1. This is a nice article. And I’ll be sharing it.

    But “Gaming mechanics are the rules, tools and landscapes of game theory.” isn’t really true. In fact, it’s not true at all.

    The link between game mechanics and Game Theory is simply that they both contain the word ‘game’.

    If you’re looking for a non-ludological specialism to tie game mechanics too, it would probably be Behavioural Economics rather than Game Theory.

  2. Alex Manchester

    Hi Simon, thanks for your input. I’m keenly aware that this is a mere snowflake on the tip of a very large iceberg. There’s obviously a massive body of knowledge, debate and interpretations that warrants a lot more further research.

  3. An interesting question is whether it’s possible to build a generic points system that applies in most cases, or if game dynamics need to be customized per organization.

  4. Chris, I think the answer there is that while it might be possible, it’s certainly not advisable. In fact, I think the possibility that the generalising of such systems might well happen is one of the biggest threats to the long-term application of points-based systems in the workplace.

    Simon Bostock (who has commented above), has a blog post on the overuse of points systems, citing a Shell example.

  5. mathew

    A very interesting article. I particularly like that it surveys the pros and the cons. I’d like to dig a little deeper into this question.

    Now I can easily see that some companies would profit from introducing a gaming system to increase intranet contribution and participation, and that for other companies it would be utterly pointless.

    Why, indeed, reward people for doing what they are supposed already to be doing? In fact, one could argue that such a system would penalise those workers who have other things that they need to do. Or are forced to do by mgt.

    Introducing such an incentive scheme must therefore be carefully balanced against other management methods, or you’ll end up ‘gaming the company’ – switching resources to focus on an intranet because it offers greater rewards than, say, sales, or research. Probably counterproductive for many companies!

    Given the above, what sort of companies benefit most from this approach, and which would benefit least?

  6. Mathew, some interesting thoughts and questions there.

    I don’t think you would primarily use gaming mechanics to increase interest in the intranet specifically – their use has to be tied directly to more of a strategic objective for the business, whether that’s more structured encouragement of sustainability suggestions (as with GreenNurture), or setting behaviours around business-wide collaboration (as with Sabre) or something else.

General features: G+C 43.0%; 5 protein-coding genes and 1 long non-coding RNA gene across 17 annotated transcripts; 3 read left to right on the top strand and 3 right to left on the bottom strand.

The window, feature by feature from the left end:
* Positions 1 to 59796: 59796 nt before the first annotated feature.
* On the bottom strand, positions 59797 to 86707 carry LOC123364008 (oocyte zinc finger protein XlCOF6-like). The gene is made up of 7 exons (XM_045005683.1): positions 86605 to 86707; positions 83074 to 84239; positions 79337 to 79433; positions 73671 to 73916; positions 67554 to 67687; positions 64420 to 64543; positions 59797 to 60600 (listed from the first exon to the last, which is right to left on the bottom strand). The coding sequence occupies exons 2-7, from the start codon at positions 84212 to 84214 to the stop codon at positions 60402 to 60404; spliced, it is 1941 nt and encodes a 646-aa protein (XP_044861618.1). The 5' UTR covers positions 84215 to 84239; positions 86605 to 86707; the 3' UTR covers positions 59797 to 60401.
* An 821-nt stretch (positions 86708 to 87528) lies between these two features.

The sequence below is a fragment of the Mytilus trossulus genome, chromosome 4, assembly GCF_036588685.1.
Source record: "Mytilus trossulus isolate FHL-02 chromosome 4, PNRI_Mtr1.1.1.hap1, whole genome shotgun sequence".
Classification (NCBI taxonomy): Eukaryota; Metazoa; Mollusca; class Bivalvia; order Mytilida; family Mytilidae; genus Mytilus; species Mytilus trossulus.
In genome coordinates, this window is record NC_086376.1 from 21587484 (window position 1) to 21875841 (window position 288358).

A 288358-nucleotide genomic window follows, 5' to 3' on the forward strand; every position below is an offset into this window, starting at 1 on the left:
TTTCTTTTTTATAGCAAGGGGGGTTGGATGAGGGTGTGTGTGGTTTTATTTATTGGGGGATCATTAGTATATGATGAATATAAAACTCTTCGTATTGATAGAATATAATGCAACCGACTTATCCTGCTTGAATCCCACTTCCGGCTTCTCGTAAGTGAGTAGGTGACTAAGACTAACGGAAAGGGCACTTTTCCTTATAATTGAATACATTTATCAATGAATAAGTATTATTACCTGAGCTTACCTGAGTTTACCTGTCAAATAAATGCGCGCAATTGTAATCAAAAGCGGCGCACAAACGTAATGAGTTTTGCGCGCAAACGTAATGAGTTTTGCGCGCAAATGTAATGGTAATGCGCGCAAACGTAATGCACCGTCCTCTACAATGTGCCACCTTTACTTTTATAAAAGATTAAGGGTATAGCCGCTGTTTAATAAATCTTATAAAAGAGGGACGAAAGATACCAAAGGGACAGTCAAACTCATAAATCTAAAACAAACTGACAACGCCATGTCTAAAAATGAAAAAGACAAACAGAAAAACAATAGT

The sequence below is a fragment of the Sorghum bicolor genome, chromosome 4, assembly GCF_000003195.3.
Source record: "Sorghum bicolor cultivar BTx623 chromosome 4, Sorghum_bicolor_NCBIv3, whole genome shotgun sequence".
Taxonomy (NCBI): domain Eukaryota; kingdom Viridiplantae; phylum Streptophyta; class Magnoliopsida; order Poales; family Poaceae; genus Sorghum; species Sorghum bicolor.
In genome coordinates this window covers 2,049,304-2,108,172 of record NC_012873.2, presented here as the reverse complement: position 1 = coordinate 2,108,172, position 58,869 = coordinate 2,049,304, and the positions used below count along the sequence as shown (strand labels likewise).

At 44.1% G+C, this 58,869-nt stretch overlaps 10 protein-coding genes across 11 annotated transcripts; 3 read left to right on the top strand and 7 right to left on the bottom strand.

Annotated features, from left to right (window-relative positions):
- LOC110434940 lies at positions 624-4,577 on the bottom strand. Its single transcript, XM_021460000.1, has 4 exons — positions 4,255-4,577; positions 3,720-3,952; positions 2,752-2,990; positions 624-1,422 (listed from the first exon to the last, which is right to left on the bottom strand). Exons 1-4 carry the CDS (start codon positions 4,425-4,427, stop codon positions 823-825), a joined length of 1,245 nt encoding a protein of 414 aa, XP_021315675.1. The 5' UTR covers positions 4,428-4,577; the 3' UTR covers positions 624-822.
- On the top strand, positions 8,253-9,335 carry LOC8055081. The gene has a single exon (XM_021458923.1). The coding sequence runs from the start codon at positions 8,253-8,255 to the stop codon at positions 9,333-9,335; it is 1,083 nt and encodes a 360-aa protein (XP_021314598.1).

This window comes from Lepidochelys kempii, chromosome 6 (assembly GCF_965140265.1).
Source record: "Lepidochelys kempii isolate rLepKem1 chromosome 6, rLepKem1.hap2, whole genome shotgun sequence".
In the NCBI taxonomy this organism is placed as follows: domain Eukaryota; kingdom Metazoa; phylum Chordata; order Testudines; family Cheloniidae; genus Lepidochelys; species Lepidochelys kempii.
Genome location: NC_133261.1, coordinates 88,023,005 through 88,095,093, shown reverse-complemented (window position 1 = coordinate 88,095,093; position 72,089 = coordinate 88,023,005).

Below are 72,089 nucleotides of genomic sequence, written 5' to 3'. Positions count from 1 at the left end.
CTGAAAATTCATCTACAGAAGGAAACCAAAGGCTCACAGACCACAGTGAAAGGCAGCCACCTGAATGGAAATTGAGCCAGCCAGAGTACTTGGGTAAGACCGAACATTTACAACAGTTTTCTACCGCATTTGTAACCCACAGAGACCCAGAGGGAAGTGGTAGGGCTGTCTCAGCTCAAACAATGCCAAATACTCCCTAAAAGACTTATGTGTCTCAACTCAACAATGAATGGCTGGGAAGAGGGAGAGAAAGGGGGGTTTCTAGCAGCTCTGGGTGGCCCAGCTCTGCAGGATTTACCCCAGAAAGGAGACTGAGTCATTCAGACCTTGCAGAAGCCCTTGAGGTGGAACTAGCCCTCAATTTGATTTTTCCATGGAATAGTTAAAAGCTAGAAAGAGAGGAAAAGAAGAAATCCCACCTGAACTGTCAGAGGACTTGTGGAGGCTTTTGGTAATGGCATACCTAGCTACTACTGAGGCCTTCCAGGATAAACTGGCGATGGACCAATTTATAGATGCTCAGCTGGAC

Subsequently, I don’t believe it’s possible to state which companies as a whole might benefit most from this approach, but perhaps look instead at which types of workers might benefit the most.

    As you have highlighted, it’s not relevant company-wide if a large majority of workers cannot contribute – or ‘compete’ – to the same level.

    Having said that, the fact that some people can spend more time on a game than others is a reality. You only need to spend an hour online in a game to find people that spend their whole lives playing and others who might get in a couple of hours here and there. Whether such a reality is also seen in business I don’t know.

    Interestingly, with GreenNurture specifically, the projected time spent on that system is around two minutes per week per employee, so it doesn’t have to be a huge amount of time, despite this being an obvious first reaction when introducing the idea to a business (‘How much time will be lost/wasted?’).

    You would have to be careful in the application of gaming mechanics on an intranet, and as written in the comments above, just sticking points on everything is likely a recipe for failure.

    To better answer your question, I believe good application would consider desired outcomes, incentives, organisational/BU/team culture, the opportunities for co-opetition, workforce demographics (number of people at desks for example), and a whole lot more.

    I would also not play with this idea too lightly. There’s a big margin for error and potential to get it wrong, so approach with interest and caution.

    On that note, since publishing this article I’ve been researching a fair bit more on the topic, including talking to a number of companies providing software for gaming mechanic applications. In the coming months I’ll have more to discuss, whether in article form like this, or less lengthy posts. As said, there is a truly massive body of knowledge on this.

    The trick for intranet/business software application, and businesses in general is to consider the conceptual application, but be very aware of the deep theory underneath, and in an ideal world, get some expert advice.

  7. Roger S

    This article fits nicely with a TED lecture I just watched. It’s by Seth Priebatsch and the topic is about layering gaming on top of everything (i.e., “the world”). To the person who rejected any connection between game mechanics and game theory, I have to disagree. Game theory provides some of the key concepts that are required to successfully implement the mechanics of a game. Psychology and economics are also very necessary. They all fit together.

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Published June 30, 2010

Alex Manchester
Alex Manchester is an alumni of Step Two Designs. He specialises in intranet and enterprise social network research strategy and user experience design. Alex works with a wide range of public and private sector organisations and has over eight years experience in this field.

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